A quick experiment with dialects

Here’s some background for those who haven’t read or listened to the two previous posts: I started tackling the relevance of dialects in my field, and then Fabio M. Said kindly contributed with his views on the differences among the Portuguese language variants. I believe discussing the results of an experiment I did in this area is a good continuation to this sequence of articles.

Before moving on to the experiment itself, let me share a few considerations I found in an interesting essay by Michelle de Abreu Aio, who discusses literary translation between European Portuguese and Brazilian Portuguese. The author observes that the regional differences might indeed lead readers to a total lack of understanding or even the false belief of having understood the text. She claims that translators must go beyond mere adaptation in order to reach the foreign audience with the same linguistic intensity as achieved in the original community.

The experiment

As a graduate student in Translation Studies, I carried out an experiment to check the reception of a short text by a sample of five Brazilians living in Toronto in 2010. They were exposed to two versions of the same text without knowing details on what differences there were or even what the whole experiment was about. One of the texts was in Brazilian Portuguese, and the other was written in the European variant. My intent was to gain an insight into the participants’ opinions and feelings about both versions.

I asked the interviewees to imagine they were in a doctor’s waiting room in Toronto, where they found two informative booklets (of which my texts were a short excerpt). The content focused on how to deal with gambling problems in the family.

Questions and answers

(1) They were first asked to choose their favorite version and explain the reason for their choice. This should come as no surprise to translators: the participants’ favorite text was the one written in Brazilian Portuguese. However, I was actually more interested in the subsequent part of the interview: listening to their reasons and explanations.

Brazilians explaining why they prefer the text in Brazilian Portuguese:
• “Because I come from Brazil. If I had gambling problems in the family, my understanding of the situation and the search for solutions would be easier if I read a text written in my native language.”
• “It’s written in Brazilian Portuguese, which makes my reading and understanding easier.”
• “Both texts convey the same message, but this text sounds more familiar.”
• “I think it’s more personal. It sounds as if it’s talking to me […]. If I had a gambling problem in the family, this one would have more influence on me.”

(2) I also asked them to list aspects they liked about their preferred text (without ever bringing up the question of regional variants).

Brazilians listing what they like about the text in Brazilian Portuguese:
• “It’s more direct, especially in terms of sentence structure.”
• “It’s easier to read.”
• “Some words sound more familiar.”
• “It sounds more colloquial, more informal, due to the expressions used. The expressions in the other text sound strange.”
• “The ideas are more clearly expressed.”
• “The comprehension is immediate. The reading is more fluent, without any barriers to comprehension.”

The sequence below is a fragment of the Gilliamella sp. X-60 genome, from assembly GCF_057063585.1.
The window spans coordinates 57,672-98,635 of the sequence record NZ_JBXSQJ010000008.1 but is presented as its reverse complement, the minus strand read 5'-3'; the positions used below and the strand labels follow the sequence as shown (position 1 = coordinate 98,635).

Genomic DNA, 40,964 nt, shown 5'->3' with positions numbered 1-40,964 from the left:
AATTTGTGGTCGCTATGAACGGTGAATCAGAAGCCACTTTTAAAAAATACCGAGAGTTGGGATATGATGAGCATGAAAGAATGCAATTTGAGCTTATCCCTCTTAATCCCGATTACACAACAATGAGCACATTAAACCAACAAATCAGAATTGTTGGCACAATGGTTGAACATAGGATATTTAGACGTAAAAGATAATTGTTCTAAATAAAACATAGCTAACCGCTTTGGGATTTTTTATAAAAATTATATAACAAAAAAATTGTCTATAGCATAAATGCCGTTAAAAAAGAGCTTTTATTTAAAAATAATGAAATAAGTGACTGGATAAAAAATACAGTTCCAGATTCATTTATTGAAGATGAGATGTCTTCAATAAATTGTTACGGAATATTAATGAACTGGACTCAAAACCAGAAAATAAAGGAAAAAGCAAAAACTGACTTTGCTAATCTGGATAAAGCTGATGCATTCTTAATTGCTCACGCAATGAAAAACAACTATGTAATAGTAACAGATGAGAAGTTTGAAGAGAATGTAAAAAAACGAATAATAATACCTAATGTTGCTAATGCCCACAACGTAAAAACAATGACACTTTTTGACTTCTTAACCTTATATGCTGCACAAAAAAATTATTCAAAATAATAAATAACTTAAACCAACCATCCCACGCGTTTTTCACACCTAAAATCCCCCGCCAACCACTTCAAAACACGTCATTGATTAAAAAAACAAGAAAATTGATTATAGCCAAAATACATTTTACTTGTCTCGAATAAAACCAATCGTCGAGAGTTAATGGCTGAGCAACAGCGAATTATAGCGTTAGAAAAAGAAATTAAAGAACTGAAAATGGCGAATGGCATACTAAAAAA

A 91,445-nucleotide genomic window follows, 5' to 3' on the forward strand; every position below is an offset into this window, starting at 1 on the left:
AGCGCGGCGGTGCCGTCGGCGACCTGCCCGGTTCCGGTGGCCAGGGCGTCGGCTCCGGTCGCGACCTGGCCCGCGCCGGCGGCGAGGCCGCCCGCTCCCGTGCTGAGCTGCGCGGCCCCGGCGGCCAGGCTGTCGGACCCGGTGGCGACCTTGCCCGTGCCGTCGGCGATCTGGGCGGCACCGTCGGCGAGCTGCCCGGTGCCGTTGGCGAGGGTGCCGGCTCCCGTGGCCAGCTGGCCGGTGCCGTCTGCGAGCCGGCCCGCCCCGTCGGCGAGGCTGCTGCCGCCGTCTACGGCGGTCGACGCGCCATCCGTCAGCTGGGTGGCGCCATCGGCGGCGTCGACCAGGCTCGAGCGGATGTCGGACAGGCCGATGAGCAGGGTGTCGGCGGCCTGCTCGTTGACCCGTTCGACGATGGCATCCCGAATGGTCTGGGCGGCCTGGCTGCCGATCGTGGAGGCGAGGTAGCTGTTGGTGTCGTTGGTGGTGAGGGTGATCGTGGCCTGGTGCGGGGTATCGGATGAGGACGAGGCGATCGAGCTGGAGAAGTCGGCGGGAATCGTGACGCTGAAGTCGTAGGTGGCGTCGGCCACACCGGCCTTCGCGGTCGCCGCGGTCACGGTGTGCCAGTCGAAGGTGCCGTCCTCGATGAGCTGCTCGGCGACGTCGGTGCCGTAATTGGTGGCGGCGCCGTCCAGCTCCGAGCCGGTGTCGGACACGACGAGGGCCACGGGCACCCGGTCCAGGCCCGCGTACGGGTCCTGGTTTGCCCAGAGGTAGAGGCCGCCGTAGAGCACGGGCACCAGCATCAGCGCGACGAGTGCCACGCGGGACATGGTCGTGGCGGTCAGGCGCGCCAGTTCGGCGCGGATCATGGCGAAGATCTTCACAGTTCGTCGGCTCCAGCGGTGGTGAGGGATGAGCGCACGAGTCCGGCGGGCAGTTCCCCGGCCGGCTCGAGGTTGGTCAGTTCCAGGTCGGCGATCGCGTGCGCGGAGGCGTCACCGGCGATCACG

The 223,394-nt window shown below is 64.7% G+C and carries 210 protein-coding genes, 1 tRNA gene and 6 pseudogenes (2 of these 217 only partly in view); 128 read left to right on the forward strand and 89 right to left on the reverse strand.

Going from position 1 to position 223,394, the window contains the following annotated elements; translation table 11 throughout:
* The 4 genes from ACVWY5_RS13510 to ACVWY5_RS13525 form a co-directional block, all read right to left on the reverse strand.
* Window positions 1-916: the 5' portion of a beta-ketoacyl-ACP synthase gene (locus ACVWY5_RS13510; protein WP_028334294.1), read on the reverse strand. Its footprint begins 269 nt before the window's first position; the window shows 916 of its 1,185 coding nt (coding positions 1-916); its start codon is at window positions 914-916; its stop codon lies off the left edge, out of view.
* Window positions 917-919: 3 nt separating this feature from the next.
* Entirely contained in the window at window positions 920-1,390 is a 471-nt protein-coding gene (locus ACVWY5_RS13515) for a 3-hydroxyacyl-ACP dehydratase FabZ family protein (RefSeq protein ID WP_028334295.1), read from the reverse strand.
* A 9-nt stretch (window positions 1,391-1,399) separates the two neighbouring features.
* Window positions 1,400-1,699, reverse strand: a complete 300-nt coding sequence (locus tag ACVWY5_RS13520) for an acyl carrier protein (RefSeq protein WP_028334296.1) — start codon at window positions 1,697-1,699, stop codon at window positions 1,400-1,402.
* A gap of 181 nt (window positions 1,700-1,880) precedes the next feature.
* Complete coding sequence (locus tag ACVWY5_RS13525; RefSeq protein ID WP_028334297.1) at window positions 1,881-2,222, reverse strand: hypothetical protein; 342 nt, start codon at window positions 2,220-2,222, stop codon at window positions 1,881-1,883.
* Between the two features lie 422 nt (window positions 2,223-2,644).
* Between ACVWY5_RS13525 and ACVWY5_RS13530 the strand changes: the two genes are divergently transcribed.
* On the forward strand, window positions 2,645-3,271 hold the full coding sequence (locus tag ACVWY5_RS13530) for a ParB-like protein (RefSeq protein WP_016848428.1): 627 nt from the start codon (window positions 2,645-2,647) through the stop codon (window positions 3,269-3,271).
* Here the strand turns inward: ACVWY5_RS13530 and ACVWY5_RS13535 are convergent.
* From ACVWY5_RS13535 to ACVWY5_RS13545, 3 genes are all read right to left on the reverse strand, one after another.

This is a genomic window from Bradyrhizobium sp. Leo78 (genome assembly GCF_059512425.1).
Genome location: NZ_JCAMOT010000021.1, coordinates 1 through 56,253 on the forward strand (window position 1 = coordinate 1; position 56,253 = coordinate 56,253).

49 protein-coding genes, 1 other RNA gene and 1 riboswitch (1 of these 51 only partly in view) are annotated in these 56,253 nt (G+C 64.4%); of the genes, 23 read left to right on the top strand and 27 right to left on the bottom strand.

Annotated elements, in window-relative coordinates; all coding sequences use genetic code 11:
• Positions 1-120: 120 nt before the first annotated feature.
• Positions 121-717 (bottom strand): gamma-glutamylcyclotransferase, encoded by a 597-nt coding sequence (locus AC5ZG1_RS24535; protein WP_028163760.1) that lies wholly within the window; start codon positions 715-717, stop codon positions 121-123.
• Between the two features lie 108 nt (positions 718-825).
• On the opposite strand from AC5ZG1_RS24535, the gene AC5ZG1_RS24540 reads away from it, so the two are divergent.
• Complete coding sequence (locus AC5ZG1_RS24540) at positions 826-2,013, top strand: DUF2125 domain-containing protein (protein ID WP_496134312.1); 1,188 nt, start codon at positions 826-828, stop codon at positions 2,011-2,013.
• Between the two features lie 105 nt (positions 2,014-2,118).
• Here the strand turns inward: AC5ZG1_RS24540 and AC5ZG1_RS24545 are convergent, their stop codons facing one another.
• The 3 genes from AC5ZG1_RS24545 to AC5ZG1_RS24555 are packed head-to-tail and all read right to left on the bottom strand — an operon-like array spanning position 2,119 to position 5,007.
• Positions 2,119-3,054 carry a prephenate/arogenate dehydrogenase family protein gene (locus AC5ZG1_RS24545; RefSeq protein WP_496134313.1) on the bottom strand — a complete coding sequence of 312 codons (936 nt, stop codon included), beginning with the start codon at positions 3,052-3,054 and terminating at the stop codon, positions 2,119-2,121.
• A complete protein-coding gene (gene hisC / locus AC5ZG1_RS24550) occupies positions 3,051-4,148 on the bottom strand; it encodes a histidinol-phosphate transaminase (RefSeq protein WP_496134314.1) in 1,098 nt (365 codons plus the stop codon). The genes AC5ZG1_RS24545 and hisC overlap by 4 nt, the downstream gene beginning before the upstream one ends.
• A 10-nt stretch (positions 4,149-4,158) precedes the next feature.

• “It sounds as if it’s trying to be helpful without giving me a lecture.”

(3) Lastly, I inquired what they disliked about the other text—again, leaving out any mention of countries or variants.

Brazilians listing what they dislike about the text in European Portuguese:
• “It’s not impossible to read European Portuguese, but when I compare, my understanding of this text is not as immediate. My reading is less fluent.”
• “I probably took a bit longer to read it, as compared to the other text.”
• “It sounds a bit funny. Some expressions are not used in Brazil and could lead to misunderstandings.”
• “The grammar sounds strange.”
• “The spelling and expressions sound strange.”
• “It’s less clear.”
• “The language is more formal. It tries to teach me some strategies, but in sentences that I wouldn’t be able to use.”
• “The whole text is more distant […]. I don’t feel it’s talking to me.”

This is certainly a tiny sample within a huge market, but the consistent responses are a sign that these Brazilian readers did not identify with the text in the European variant. As you can notice, the differences pointed out by the participants go way beyond just spelling, so the new spelling reform has changed very little (refer to post for more on this issue).

Note that I’m not trying to suggest that Brazilian Portuguese is better than European Portuguese. It’s all relative. If my interview had included Portuguese folks, I’m sure I’d have heard similar comments, except they’d be referring to the text in their native variant as their favorite and listing positive qualities about it. By the same token, they’d have their own list of “complaints” about Brazilian Portuguese.

The bottom line: the variants are just different; and readers from different backgrounds react differently to them. Therefore, each readership deserves to be treated as a group by itself, with its own needs and expectations.

Now, it’s really up to you… Would you rather hear from your target audience that your text is fluent, clear, familiar, and easy to read? Or that it sounds funny, strange, unclear, and not very fluent? It all comes down to your own goals, who you want to reach, and how effectively you want to reach them.